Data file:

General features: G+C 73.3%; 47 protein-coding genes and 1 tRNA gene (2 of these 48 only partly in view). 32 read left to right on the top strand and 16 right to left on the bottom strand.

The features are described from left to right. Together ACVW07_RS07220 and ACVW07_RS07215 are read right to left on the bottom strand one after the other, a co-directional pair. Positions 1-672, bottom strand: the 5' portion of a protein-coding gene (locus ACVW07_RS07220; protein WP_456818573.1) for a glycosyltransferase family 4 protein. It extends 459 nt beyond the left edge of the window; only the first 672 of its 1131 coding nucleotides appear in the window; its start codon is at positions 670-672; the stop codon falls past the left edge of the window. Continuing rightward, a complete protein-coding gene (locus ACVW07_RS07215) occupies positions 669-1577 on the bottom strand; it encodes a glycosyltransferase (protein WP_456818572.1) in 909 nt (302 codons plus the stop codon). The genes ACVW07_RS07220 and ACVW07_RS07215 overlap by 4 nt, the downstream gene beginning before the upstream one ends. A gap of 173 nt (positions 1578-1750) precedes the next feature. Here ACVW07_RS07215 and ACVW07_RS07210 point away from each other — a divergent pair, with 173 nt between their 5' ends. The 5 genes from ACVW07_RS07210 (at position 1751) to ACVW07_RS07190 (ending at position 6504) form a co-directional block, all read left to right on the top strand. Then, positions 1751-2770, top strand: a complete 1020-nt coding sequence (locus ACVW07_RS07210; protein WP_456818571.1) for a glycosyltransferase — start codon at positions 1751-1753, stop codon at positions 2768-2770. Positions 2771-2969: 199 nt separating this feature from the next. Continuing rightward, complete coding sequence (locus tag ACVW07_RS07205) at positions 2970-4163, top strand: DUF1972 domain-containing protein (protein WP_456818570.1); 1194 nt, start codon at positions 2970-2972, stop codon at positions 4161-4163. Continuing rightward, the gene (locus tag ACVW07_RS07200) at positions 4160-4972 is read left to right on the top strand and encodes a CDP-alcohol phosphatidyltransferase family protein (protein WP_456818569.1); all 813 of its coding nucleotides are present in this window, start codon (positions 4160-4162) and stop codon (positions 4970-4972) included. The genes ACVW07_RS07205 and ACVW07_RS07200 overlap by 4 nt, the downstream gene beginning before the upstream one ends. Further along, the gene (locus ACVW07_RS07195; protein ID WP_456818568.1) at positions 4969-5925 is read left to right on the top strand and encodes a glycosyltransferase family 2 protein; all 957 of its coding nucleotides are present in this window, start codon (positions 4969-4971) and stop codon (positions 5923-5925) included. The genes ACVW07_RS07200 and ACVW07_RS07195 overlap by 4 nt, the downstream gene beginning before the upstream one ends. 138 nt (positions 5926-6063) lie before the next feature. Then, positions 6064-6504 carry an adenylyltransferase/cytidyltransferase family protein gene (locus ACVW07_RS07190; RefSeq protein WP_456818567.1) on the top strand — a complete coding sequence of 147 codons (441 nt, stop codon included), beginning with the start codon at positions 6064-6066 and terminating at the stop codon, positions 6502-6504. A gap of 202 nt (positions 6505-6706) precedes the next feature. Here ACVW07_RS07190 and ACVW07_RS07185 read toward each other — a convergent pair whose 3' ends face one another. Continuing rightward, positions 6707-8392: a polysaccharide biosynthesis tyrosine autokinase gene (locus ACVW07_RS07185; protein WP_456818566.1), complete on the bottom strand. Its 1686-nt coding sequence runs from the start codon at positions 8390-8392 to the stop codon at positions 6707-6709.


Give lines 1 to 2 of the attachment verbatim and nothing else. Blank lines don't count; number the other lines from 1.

General features: G+C 73.3%; 47 protein-coding genes and 1 tRNA gene (2 of these 48 only partly in view). 32 read left to right on the top strand and 16 right to left on the bottom strand.

The features are described from left to right. Together ACVW07_RS07220 and ACVW07_RS07215 are read right to left on the bottom strand one after the other, a co-directional pair. Positions 1-672, bottom strand: the 5' portion of a protein-coding gene (locus ACVW07_RS07220; protein WP_456818573.1) for a glycosyltransferase family 4 protein. It extends 459 nt beyond the left edge of the window; only the first 672 of its 1131 coding nucleotides appear in the window; its start codon is at positions 670-672; the stop codon falls past the left edge of the window. Continuing rightward, a complete protein-coding gene (locus ACVW07_RS07215) occupies positions 669-1577 on the bottom strand; it encodes a glycosyltransferase (protein WP_456818572.1) in 909 nt (302 codons plus the stop codon). The genes ACVW07_RS07220 and ACVW07_RS07215 overlap by 4 nt, the downstream gene beginning before the upstream one ends. A gap of 173 nt (positions 1578-1750) precedes the next feature. Here ACVW07_RS07215 and ACVW07_RS07210 point away from each other — a divergent pair, with 173 nt between their 5' ends. The 5 genes from ACVW07_RS07210 (at position 1751) to ACVW07_RS07190 (ending at position 6504) form a co-directional block, all read left to right on the top strand. Then, positions 1751-2770, top strand: a complete 1020-nt coding sequence (locus ACVW07_RS07210; protein WP_456818571.1) for a glycosyltransferase — start codon at positions 1751-1753, stop codon at positions 2768-2770. Positions 2771-2969: 199 nt separating this feature from the next. Continuing rightward, complete coding sequence (locus tag ACVW07_RS07205) at positions 2970-4163, top strand: DUF1972 domain-containing protein (protein WP_456818570.1); 1194 nt, start codon at positions 2970-2972, stop codon at positions 4161-4163. Continuing rightward, the gene (locus tag ACVW07_RS07200) at positions 4160-4972 is read left to right on the top strand and encodes a CDP-alcohol phosphatidyltransferase family protein (protein WP_456818569.1); all 813 of its coding nucleotides are present in this window, start codon (positions 4160-4162) and stop codon (positions 4970-4972) included. The genes ACVW07_RS07205 and ACVW07_RS07200 overlap by 4 nt, the downstream gene beginning before the upstream one ends. Further along, the gene (locus ACVW07_RS07195; protein ID WP_456818568.1) at positions 4969-5925 is read left to right on the top strand and encodes a glycosyltransferase family 2 protein; all 957 of its coding nucleotides are present in this window, start codon (positions 4969-4971) and stop codon (positions 5923-5925) included. The genes ACVW07_RS07200 and ACVW07_RS07195 overlap by 4 nt, the downstream gene beginning before the upstream one ends. 138 nt (positions 5926-6063) lie before the next feature. Then, positions 6064-6504 carry an adenylyltransferase/cytidyltransferase family protein gene (locus ACVW07_RS07190; RefSeq protein WP_456818567.1) on the top strand — a complete coding sequence of 147 codons (441 nt, stop codon included), beginning with the start codon at positions 6064-6066 and terminating at the stop codon, positions 6502-6504. A gap of 202 nt (positions 6505-6706) precedes the next feature. Here ACVW07_RS07190 and ACVW07_RS07185 read toward each other — a convergent pair whose 3' ends face one another. Continuing rightward, positions 6707-8392: a polysaccharide biosynthesis tyrosine autokinase gene (locus ACVW07_RS07185; protein WP_456818566.1), complete on the bottom strand. Its 1686-nt coding sequence runs from the start codon at positions 8390-8392 to the stop codon at positions 6707-6709.